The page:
David Minnery, the cabinet portfolio holder for finance and corporate support said: “We are not going far enough fast enough”. Rather than facing a climate emergency, he said, we are facing a climate catastrophe and 2030 is too late [for zero carbon]. Councillor Ed Bird tried to justify his earlier statement. His party-political statement on behalf of the Tory right didn’t succeed and was met with protests from across the chamber.
The vote on Julian’s motion was by a show of hands. I initially thought it had succeeded but there were 31 against and 28 for with three abstentions. With hindsight, we should have called for a recorded vote.
After some procedural confusion, I introduced the Lib Dem amendment saying I was disappointed with it – even though I had drafted it. I was disappointed with the lack of target dates. There was no demand to go ahead quickly. We need ambition and stretchy targets. I waved Alice the Dodo when I spoke about extinction and argued we are facing the biggest change since the industrial revolution.
Peter Nutting then spoke to the motion. He said we need a flexible approach:
“But Andy, I make no apology that I am not prepared to risk the economy of this county. We must act sensibly and in a way that protects jobs at the same time as driving the economy and protect climate change. Jobs and the economy are important. And I think that must be accepted as part of what we are saying.”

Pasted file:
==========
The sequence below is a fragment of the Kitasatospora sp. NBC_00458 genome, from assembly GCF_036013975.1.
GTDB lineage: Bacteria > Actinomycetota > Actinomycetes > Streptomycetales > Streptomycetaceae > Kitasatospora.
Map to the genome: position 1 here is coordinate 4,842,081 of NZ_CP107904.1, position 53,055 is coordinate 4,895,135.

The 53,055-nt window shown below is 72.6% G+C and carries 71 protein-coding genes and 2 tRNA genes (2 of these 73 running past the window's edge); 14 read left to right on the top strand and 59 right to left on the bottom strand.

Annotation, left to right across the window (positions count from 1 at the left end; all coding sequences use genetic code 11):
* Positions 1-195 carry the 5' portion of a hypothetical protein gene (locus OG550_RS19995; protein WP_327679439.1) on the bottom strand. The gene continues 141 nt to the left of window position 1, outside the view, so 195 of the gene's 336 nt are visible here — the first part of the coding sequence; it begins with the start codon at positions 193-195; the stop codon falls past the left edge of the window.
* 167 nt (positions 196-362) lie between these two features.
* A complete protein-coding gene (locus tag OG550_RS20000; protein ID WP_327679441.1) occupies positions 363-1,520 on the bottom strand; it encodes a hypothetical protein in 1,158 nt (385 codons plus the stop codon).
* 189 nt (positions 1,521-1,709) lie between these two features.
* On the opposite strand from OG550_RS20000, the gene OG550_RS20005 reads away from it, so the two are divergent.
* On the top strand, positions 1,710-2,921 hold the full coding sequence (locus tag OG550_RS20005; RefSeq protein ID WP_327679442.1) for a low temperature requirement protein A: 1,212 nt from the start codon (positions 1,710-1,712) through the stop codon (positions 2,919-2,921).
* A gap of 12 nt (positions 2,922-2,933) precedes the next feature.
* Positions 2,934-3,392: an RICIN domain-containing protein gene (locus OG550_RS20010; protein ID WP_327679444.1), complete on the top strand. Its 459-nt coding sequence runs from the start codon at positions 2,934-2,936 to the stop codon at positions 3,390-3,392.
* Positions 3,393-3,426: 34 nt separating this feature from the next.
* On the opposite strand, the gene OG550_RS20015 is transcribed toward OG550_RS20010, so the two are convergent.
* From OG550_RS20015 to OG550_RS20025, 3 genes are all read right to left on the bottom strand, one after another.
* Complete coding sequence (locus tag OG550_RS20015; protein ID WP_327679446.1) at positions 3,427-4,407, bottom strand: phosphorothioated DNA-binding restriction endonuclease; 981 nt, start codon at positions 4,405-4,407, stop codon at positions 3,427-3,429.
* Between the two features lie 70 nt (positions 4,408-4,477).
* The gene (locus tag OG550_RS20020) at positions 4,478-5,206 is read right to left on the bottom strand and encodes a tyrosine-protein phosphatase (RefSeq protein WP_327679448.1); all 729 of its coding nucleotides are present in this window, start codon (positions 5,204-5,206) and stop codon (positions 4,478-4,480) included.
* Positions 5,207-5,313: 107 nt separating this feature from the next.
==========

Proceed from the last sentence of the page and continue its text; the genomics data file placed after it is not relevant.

The amended motion was passed unanimously.
I felt embarrassed that we have a council leader so stuck in the twentieth century with his ideas. Being green is the future of our economy and jobs. It is the only way to protect society in the coming decades. Nutting does not have the support of many Tories on climate change, let alone other councillors. Tory led councils across the country have set a date of 2030 to reduce their operations to zero carbon but Peter Nutting is not prepared to face up to challenge and do so for Shropshire Council. He needs to adopt more progressive views or he will become as extinct as the Dodo.